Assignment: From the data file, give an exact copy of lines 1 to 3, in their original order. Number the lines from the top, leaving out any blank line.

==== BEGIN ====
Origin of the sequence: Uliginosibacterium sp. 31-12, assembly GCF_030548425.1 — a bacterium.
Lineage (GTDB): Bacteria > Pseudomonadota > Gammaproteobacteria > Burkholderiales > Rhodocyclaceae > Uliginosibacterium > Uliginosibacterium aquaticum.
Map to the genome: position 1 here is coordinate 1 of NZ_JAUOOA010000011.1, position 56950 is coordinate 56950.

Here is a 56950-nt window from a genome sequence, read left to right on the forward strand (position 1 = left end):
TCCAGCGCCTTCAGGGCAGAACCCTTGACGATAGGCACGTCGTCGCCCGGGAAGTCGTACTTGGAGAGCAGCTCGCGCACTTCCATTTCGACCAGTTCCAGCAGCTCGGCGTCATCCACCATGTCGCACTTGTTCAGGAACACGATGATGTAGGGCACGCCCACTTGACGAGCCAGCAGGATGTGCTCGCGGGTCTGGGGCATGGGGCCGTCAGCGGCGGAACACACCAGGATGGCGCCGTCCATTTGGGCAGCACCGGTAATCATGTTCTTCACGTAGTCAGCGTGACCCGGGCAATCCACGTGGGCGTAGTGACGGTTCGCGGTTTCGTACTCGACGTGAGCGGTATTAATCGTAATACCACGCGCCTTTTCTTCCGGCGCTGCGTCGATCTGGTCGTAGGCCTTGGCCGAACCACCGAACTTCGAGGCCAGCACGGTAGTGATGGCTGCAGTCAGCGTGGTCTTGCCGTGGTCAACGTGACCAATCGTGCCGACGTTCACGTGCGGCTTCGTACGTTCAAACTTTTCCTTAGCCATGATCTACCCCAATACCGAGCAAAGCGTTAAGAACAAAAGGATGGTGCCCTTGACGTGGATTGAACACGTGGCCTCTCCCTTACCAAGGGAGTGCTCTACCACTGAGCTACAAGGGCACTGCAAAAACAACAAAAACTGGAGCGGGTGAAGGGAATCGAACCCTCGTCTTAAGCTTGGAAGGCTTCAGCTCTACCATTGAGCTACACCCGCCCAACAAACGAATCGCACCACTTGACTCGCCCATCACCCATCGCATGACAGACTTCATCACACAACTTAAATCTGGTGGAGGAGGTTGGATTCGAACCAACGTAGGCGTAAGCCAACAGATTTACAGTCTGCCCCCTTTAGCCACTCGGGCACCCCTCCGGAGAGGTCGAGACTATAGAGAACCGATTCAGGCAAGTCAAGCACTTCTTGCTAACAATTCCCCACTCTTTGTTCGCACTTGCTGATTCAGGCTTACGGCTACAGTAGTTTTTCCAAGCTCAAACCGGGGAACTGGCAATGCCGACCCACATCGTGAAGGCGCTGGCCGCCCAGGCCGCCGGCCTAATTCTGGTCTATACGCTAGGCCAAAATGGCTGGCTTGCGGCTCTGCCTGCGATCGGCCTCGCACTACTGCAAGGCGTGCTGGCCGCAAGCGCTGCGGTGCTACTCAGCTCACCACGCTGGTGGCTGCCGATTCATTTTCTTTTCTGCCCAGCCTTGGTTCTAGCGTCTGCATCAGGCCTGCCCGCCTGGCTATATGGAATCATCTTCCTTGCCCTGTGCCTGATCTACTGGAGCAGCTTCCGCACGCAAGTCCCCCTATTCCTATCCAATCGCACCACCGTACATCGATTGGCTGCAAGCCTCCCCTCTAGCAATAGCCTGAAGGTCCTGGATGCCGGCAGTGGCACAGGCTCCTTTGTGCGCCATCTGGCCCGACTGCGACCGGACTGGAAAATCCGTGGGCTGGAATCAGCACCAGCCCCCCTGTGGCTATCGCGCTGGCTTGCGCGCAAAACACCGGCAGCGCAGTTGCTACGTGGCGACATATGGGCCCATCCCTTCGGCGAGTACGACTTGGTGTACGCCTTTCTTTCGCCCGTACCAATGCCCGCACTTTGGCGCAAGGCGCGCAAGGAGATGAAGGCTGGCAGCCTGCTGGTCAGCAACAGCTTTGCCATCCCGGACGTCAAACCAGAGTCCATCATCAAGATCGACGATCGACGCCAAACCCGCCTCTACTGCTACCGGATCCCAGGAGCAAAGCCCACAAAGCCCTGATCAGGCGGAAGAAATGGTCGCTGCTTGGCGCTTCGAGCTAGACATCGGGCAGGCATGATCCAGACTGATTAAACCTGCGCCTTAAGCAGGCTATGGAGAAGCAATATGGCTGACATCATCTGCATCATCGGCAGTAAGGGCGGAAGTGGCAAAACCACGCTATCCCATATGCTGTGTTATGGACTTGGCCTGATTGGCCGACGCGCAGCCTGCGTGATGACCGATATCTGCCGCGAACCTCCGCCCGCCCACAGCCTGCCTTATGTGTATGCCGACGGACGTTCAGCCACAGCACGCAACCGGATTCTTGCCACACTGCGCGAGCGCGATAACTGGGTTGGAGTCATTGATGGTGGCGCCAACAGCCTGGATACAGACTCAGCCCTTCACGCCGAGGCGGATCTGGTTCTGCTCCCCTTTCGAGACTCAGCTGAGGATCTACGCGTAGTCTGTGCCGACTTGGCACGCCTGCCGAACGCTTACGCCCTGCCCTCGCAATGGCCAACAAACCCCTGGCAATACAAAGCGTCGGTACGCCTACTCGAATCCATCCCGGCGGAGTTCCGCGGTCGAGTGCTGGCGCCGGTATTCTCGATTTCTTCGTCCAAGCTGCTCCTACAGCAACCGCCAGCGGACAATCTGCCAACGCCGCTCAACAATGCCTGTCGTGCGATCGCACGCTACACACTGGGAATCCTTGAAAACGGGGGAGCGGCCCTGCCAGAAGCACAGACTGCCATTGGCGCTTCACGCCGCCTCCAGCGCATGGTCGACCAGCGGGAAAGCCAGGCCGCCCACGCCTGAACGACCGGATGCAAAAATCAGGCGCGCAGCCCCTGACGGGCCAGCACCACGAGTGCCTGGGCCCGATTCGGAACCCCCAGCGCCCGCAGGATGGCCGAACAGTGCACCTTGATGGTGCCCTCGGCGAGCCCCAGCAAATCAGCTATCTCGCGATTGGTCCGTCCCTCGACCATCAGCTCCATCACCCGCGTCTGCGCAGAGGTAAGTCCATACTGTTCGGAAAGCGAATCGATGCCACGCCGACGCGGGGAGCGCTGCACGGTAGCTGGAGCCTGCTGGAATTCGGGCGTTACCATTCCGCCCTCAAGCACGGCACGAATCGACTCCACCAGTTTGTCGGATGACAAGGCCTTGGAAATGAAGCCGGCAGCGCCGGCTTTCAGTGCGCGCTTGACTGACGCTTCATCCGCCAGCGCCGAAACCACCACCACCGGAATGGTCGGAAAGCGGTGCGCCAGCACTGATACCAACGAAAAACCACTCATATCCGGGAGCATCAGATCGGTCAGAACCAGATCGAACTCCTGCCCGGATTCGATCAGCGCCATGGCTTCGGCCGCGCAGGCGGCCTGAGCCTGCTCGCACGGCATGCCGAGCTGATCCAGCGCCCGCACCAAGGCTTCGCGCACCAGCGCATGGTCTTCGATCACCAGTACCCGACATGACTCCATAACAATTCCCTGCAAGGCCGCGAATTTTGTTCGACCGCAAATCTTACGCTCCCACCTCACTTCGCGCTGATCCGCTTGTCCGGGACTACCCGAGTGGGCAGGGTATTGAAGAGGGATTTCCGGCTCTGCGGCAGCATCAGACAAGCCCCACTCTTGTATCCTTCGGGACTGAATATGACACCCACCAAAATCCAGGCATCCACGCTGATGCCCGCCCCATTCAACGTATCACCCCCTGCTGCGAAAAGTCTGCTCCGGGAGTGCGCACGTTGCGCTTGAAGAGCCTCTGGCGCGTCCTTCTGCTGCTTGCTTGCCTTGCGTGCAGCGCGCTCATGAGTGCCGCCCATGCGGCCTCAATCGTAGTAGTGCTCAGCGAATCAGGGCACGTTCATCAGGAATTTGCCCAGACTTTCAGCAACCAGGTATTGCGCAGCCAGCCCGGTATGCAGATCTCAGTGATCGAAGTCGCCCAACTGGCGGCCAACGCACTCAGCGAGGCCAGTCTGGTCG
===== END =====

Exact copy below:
Origin of the sequence: Uliginosibacterium sp. 31-12, assembly GCF_030548425.1 — a bacterium.
Lineage (GTDB): Bacteria > Pseudomonadota > Gammaproteobacteria > Burkholderiales > Rhodocyclaceae > Uliginosibacterium > Uliginosibacterium aquaticum.
Map to the genome: position 1 here is coordinate 1 of NZ_JAUOOA010000011.1, position 56950 is coordinate 56950.